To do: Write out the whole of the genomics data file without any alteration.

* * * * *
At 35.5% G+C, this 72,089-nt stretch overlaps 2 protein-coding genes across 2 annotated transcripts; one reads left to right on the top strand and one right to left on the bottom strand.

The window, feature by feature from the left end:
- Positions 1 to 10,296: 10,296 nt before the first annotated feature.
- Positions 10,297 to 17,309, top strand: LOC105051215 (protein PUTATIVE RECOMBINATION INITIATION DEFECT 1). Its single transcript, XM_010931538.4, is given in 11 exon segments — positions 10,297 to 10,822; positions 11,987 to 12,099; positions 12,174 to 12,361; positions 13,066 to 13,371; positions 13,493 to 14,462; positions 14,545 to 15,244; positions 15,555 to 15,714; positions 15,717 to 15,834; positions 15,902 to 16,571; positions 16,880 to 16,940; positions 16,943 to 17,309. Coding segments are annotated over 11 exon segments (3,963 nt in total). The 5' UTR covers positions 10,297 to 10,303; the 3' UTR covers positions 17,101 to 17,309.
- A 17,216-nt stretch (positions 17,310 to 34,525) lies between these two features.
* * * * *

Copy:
At 35.5% G+C, this 72,089-nt stretch overlaps 2 protein-coding genes across 2 annotated transcripts; one reads left to right on the top strand and one right to left on the bottom strand.

The window, feature by feature from the left end:
- Positions 1 to 10,296: 10,296 nt before the first annotated feature.
- Positions 10,297 to 17,309, top strand: LOC105051215 (protein PUTATIVE RECOMBINATION INITIATION DEFECT 1). Its single transcript, XM_010931538.4, is given in 11 exon segments — positions 10,297 to 10,822; positions 11,987 to 12,099; positions 12,174 to 12,361; positions 13,066 to 13,371; positions 13,493 to 14,462; positions 14,545 to 15,244; positions 15,555 to 15,714; positions 15,717 to 15,834; positions 15,902 to 16,571; positions 16,880 to 16,940; positions 16,943 to 17,309. Coding segments are annotated over 11 exon segments (3,963 nt in total). The 5' UTR covers positions 10,297 to 10,303; the 3' UTR covers positions 17,101 to 17,309.
- A 17,216-nt stretch (positions 17,310 to 34,525) lies between these two features.